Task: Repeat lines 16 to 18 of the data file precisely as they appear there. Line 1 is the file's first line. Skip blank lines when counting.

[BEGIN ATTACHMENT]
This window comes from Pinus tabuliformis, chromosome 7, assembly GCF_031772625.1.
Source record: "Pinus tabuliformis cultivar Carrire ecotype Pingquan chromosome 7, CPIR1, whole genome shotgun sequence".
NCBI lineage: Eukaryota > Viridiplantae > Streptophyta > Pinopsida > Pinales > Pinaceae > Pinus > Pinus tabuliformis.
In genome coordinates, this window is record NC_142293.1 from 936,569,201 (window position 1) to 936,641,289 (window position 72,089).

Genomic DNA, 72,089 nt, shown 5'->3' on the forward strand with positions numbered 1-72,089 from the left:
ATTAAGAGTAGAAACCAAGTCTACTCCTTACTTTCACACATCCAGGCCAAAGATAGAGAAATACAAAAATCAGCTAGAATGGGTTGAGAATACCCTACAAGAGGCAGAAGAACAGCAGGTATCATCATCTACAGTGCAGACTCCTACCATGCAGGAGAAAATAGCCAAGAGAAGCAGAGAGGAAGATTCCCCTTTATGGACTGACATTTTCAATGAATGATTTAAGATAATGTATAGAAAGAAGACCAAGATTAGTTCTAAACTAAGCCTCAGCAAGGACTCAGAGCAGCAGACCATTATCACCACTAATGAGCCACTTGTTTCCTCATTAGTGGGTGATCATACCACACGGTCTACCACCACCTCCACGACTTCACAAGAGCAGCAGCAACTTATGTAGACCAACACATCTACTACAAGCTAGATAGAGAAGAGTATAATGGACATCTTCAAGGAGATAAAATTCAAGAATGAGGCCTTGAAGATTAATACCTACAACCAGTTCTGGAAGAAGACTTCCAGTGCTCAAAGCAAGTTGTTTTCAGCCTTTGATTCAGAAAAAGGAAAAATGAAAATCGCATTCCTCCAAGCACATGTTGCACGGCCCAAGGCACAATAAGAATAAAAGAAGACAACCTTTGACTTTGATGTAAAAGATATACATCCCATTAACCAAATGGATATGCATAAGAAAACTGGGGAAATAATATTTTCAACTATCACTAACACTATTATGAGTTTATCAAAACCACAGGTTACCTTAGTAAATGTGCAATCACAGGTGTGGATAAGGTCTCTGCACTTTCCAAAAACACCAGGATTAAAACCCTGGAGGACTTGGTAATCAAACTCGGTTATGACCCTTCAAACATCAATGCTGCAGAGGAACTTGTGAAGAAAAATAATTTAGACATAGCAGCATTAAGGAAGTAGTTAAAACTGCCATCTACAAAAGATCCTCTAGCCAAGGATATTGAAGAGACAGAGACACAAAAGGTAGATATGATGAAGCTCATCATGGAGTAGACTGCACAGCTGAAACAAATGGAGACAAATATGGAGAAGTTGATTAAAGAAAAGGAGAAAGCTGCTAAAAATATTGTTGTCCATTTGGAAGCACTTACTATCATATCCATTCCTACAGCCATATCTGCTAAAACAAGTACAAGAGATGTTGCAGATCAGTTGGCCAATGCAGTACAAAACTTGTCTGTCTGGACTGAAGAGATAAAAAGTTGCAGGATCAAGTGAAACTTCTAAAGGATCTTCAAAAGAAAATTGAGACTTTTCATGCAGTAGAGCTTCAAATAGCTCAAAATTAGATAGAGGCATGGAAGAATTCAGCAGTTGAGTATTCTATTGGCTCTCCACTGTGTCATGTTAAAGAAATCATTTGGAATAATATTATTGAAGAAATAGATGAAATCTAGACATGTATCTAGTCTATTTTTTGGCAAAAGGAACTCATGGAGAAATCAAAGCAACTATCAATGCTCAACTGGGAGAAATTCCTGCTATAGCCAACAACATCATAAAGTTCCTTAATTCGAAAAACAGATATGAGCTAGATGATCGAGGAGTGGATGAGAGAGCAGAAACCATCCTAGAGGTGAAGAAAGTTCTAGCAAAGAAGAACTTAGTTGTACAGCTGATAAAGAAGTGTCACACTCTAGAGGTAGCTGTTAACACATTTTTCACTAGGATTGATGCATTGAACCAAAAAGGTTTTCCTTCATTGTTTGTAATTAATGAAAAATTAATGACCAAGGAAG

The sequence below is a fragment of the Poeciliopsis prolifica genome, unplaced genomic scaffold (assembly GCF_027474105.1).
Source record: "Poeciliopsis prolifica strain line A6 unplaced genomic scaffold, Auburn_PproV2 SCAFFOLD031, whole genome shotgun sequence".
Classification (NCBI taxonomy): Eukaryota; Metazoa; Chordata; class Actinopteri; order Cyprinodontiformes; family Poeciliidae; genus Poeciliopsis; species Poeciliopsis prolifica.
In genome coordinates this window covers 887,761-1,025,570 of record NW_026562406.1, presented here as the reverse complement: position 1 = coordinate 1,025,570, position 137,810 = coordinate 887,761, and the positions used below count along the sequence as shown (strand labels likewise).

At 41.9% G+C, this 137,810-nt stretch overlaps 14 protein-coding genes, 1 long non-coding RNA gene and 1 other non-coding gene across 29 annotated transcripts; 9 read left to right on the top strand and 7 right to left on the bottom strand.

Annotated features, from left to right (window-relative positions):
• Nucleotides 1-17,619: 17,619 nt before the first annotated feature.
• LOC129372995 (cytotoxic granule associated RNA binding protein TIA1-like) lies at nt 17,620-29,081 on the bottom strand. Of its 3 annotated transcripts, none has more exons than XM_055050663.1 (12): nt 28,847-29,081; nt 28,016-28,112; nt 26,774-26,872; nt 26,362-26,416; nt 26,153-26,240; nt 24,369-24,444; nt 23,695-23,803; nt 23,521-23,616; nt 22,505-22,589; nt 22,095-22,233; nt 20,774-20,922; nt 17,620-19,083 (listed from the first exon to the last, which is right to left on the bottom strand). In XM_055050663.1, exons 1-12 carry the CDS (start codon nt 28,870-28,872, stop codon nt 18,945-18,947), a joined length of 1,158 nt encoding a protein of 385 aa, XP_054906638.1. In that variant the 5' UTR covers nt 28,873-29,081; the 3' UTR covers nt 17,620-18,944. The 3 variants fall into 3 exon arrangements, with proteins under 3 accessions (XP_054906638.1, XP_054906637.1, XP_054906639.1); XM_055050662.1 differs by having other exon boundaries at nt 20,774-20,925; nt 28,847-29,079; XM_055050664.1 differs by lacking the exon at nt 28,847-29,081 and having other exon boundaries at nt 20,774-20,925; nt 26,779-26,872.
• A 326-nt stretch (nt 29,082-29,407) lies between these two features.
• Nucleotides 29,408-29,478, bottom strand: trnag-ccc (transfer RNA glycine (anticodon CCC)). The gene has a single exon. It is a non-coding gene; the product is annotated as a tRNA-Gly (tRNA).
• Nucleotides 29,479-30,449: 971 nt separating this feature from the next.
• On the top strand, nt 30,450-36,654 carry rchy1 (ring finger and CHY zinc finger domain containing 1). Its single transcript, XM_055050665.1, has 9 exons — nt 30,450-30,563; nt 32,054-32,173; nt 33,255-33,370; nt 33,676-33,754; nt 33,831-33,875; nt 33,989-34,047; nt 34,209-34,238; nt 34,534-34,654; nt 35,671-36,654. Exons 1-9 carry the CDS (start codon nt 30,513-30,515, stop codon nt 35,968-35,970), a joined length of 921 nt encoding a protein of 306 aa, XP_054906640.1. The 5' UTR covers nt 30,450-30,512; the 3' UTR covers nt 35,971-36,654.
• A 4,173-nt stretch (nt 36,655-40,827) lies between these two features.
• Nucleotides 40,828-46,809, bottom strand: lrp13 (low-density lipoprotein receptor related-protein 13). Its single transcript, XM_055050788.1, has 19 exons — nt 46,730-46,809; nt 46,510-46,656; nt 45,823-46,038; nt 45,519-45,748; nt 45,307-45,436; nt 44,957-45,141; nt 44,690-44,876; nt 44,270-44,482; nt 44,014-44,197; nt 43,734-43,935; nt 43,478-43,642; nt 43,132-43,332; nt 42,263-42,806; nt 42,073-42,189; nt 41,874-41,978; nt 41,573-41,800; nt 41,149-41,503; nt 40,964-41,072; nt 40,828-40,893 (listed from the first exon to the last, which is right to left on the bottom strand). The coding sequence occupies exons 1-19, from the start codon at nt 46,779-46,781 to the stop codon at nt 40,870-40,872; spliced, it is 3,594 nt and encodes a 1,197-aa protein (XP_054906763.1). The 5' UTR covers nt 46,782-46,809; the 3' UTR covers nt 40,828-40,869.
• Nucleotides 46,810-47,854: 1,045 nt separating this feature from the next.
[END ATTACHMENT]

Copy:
• Nucleotides 29,408-29,478, bottom strand: trnag-ccc (transfer RNA glycine (anticodon CCC)). The gene has a single exon. It is a non-coding gene; the product is annotated as a tRNA-Gly (tRNA).
• Nucleotides 29,479-30,449: 971 nt separating this feature from the next.
• On the top strand, nt 30,450-36,654 carry rchy1 (ring finger and CHY zinc finger domain containing 1). Its single transcript, XM_055050665.1, has 9 exons — nt 30,450-30,563; nt 32,054-32,173; nt 33,255-33,370; nt 33,676-33,754; nt 33,831-33,875; nt 33,989-34,047; nt 34,209-34,238; nt 34,534-34,654; nt 35,671-36,654. Exons 1-9 carry the CDS (start codon nt 30,513-30,515, stop codon nt 35,968-35,970), a joined length of 921 nt encoding a protein of 306 aa, XP_054906640.1. The 5' UTR covers nt 30,450-30,512; the 3' UTR covers nt 35,971-36,654.